IN THE EVENING of April 6, Bengaluru-headquartered Wipro Technologies announced the resignation of Thierry Delaporte, naming Wipro veteran and CEO of its U.S. operations, Srini Pallia, as the next CEO and MD with immediate effect. Srini was elevated as CEO for the Americas in a business rejig last year.

“Srini is an ideal leader at this pivotal moment for our company and industry. Over past four years, Wipro has undergone a major transformation under the most challenging external conditions. Srini has been an integral part of this journey. His client-centric approach, growth mindset, strong execution focus and commitment to Wipro’s values make him the perfect fit as we enter the next chapter of growth and profitability. Thierry will continue to be a part of the organisation until the end of May,” Rishad Premji, executive chairman, Wipro, said while announcing the decision.

Industry experts, however, feel the writing was on the wall for Thierry. His departure comes well ahead of time; his five-year term was to end on July 2025. This is the second time under Rishad’s chairmanship that a CEO’s tenure has been cut short.


In 2020, when Thierry Delaporte joined Wipro from Capgemini after nearly two-and-a-half decade with the company, Rishad hoped for a turn of fortune. Thierry’s predecessor, Abid Ali Neemuchwala, who had joined Wipro from TCS BPO in 2015 as COO and was later elevated as CEO, had also seen his term end before the contracted period. The highest-paid CEO of an Indian IT company at the time of his joining, Thierry had laid out his vision for transforming Wipro, which under Abid had struggled to match the growth of its peers. In July 2020, during the company’s earnings call, even as the world was moving to work from home due to Covid, Thierry had stated that “profitable growth” was his most important agenda. However, it remained elusive.

In a post on a professional networking site after his resignation, Thierry defended himself against the narrative that non-performance was behind his shortened tenure, wrote, “I’m proud of what we’ve achieved over the last four years, growing revenues by 35%. We’ve generated 25% more profit in the last four years than in the previous four-year period, and the value of our stock and market capitalisation has grown 2.5x since 2020.”

The company, however, lost out on the pecking order of home-grown IT services companies when HCL overtook Wipro as the third-largest in revenues in 2022.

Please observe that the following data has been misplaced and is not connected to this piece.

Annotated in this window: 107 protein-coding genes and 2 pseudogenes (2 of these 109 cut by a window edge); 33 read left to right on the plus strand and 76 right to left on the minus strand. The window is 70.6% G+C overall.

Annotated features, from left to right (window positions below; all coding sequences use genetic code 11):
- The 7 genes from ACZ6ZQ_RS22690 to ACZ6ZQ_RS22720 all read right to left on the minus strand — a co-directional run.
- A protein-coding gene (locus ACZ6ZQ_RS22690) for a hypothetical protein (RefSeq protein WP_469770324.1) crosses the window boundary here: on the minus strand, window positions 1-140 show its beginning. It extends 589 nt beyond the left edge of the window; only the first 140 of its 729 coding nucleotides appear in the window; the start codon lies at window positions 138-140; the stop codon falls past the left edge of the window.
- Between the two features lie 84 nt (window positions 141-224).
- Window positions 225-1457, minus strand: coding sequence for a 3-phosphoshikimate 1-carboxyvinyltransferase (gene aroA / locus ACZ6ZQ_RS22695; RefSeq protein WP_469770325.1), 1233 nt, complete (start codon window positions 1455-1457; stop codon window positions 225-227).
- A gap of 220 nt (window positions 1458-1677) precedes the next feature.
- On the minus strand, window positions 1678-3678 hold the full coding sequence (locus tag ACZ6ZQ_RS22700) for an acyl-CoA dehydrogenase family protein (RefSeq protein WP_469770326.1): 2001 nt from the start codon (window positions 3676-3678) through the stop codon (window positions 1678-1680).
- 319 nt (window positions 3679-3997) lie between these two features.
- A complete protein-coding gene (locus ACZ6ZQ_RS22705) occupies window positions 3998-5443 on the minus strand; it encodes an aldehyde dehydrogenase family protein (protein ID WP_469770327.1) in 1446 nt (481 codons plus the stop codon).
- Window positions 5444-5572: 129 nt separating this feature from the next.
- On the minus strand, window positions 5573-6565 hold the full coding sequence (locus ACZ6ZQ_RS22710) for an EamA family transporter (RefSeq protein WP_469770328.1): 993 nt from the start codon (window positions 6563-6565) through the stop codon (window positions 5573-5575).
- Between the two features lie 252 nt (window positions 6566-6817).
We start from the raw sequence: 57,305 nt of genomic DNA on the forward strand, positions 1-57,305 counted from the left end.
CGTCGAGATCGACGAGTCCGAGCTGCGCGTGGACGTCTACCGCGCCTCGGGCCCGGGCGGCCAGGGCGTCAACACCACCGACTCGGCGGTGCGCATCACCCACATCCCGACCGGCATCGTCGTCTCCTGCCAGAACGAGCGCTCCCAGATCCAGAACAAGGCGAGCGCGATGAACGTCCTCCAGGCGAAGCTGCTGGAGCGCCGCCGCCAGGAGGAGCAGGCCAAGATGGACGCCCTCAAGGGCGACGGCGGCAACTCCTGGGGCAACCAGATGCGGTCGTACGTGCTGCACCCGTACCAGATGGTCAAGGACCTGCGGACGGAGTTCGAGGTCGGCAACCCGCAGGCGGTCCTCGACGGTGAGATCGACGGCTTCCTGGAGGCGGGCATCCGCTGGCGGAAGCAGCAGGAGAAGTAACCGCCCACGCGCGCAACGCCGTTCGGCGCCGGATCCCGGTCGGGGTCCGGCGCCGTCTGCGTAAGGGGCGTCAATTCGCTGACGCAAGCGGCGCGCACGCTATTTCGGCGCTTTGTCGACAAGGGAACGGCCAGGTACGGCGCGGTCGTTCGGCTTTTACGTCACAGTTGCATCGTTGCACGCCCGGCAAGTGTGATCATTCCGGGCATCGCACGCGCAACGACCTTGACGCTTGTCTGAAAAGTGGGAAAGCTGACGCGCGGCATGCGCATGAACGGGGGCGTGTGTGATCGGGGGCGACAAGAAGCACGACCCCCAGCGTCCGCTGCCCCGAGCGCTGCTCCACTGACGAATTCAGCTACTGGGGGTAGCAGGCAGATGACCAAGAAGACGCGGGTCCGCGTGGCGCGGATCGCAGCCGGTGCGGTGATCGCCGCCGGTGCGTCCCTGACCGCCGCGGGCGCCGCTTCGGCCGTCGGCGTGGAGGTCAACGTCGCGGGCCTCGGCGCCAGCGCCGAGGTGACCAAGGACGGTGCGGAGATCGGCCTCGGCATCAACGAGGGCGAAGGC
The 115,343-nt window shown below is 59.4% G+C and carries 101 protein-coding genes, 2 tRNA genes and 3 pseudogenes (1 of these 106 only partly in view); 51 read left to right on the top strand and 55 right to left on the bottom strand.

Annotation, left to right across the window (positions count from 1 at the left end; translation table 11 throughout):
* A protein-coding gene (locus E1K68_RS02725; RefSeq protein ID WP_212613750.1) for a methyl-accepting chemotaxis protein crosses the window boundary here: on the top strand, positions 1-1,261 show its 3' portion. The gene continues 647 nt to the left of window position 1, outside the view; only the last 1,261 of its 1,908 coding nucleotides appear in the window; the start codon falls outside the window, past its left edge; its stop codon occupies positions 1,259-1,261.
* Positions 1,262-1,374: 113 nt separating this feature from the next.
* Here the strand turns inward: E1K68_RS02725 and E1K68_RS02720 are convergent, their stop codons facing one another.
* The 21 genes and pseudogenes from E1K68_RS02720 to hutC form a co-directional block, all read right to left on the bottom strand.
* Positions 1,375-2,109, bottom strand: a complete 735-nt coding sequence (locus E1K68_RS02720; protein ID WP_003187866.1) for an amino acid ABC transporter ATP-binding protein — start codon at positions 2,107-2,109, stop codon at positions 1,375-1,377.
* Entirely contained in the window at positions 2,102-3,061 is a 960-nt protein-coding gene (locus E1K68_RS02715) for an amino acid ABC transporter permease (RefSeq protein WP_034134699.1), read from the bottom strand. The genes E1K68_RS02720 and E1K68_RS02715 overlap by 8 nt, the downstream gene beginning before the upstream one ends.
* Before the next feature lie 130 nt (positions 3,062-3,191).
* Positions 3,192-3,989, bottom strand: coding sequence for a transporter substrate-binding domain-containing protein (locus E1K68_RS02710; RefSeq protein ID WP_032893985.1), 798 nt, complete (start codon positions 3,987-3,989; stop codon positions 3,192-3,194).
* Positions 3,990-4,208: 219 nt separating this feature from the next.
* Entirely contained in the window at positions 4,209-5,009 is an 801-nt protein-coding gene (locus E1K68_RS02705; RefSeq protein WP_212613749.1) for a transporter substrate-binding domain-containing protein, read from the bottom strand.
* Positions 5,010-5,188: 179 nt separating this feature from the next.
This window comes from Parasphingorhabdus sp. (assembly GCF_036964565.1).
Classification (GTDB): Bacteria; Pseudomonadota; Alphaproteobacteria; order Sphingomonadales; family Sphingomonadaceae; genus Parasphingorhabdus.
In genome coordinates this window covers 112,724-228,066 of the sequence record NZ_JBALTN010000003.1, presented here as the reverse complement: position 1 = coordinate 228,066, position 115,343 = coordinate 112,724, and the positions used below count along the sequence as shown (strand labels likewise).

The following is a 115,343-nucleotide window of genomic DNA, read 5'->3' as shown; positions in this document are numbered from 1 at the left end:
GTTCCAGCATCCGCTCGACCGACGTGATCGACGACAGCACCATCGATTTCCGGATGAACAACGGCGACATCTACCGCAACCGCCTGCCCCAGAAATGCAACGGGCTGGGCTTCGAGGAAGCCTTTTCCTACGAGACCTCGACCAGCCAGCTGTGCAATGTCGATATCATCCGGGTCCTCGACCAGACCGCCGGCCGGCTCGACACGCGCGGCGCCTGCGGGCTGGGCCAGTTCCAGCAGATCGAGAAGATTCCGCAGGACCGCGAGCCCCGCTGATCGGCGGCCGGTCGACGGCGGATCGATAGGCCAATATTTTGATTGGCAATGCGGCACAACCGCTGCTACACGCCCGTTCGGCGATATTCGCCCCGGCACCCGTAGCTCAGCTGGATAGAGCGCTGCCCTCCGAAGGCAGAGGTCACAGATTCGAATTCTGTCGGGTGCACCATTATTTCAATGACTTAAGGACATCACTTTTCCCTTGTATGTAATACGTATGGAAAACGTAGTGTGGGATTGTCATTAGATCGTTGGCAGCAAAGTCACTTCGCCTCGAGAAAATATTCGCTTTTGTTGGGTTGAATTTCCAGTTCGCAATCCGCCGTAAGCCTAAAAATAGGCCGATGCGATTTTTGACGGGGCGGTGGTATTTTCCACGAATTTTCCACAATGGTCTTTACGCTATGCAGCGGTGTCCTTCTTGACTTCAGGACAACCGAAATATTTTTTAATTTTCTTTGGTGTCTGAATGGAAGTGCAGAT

That is not all. Under Thierry, Wipro made one of its biggest-ever acquisitions, London-based Capital Markets Co. (UK) Ltd. (Capco), for nearly $1.75 billion in March 2021. Even then, analysts had said that the success of the acquisition would depend on a smooth integration. Analysts have been expressing their apprehension around integration of Capco. However, in the company's latest earnings call, Pallia said the company had started seeing green shoots with Capco registering 6.6% growth last quarter. “For us, Capco, in the context of BFSI, is going to be the tip of the spear,” he said, adding, the rest of the Wipro can leverage Capco’s strong CXO connections.

Thierry had implemented a “reorganisation/simplification” of structure and created geography business units with P&L responsibilities. He also hired fresh talent across the globe. However, the company was unable to stem the exits of several senior-level executives, including old-timers such as Jatin Dalal, Rajan Kohli and Angan Guha. Even those who Thierry hired, such as Stephanie Trautmen (brought from Accenture to lead a dedicated team to chase large deal) also quit recently.

While reports had been pointing out for a while about the discord between the chairman and the CEO's office on the company’s growth trajectory, Rishad had always backed Thierry’s plans in public. Even at the company's previous annual general meeting, he had stated that the company's board fully supported Thierry.

In a note dated April 7, analysts Abhishek Bhandari and Krish Beriwal at Nomura said revenue growth recovery for Wipro will be slow and is unlikely to change significantly due to a new CEO at the helm.

Srini’s biggest challenge would be to bring back the lost revenue growth momentum and stemming attrition among senior management.

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